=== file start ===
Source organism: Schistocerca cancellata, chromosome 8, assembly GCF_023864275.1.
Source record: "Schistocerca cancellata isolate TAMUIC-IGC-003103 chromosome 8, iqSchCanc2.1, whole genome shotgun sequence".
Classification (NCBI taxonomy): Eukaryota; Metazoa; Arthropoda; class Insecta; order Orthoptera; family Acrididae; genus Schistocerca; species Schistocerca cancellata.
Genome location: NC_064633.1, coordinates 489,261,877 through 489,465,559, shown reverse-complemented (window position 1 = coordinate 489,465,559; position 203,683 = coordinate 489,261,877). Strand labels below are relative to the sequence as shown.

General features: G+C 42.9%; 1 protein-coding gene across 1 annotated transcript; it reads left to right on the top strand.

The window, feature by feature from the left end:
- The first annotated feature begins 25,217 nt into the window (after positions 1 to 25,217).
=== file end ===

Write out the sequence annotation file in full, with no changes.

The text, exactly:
Source organism: Schistocerca cancellata, chromosome 8, assembly GCF_023864275.1.
Source record: "Schistocerca cancellata isolate TAMUIC-IGC-003103 chromosome 8, iqSchCanc2.1, whole genome shotgun sequence".
Classification (NCBI taxonomy): Eukaryota; Metazoa; Arthropoda; class Insecta; order Orthoptera; family Acrididae; genus Schistocerca; species Schistocerca cancellata.
Genome location: NC_064633.1, coordinates 489,261,877 through 489,465,559, shown reverse-complemented (window position 1 = coordinate 489,465,559; position 203,683 = coordinate 489,261,877). Strand labels below are relative to the sequence as shown.

General features: G+C 42.9%; 1 protein-coding gene across 1 annotated transcript; it reads left to right on the top strand.

The window, feature by feature from the left end:
- The first annotated feature begins 25,217 nt into the window (after positions 1 to 25,217).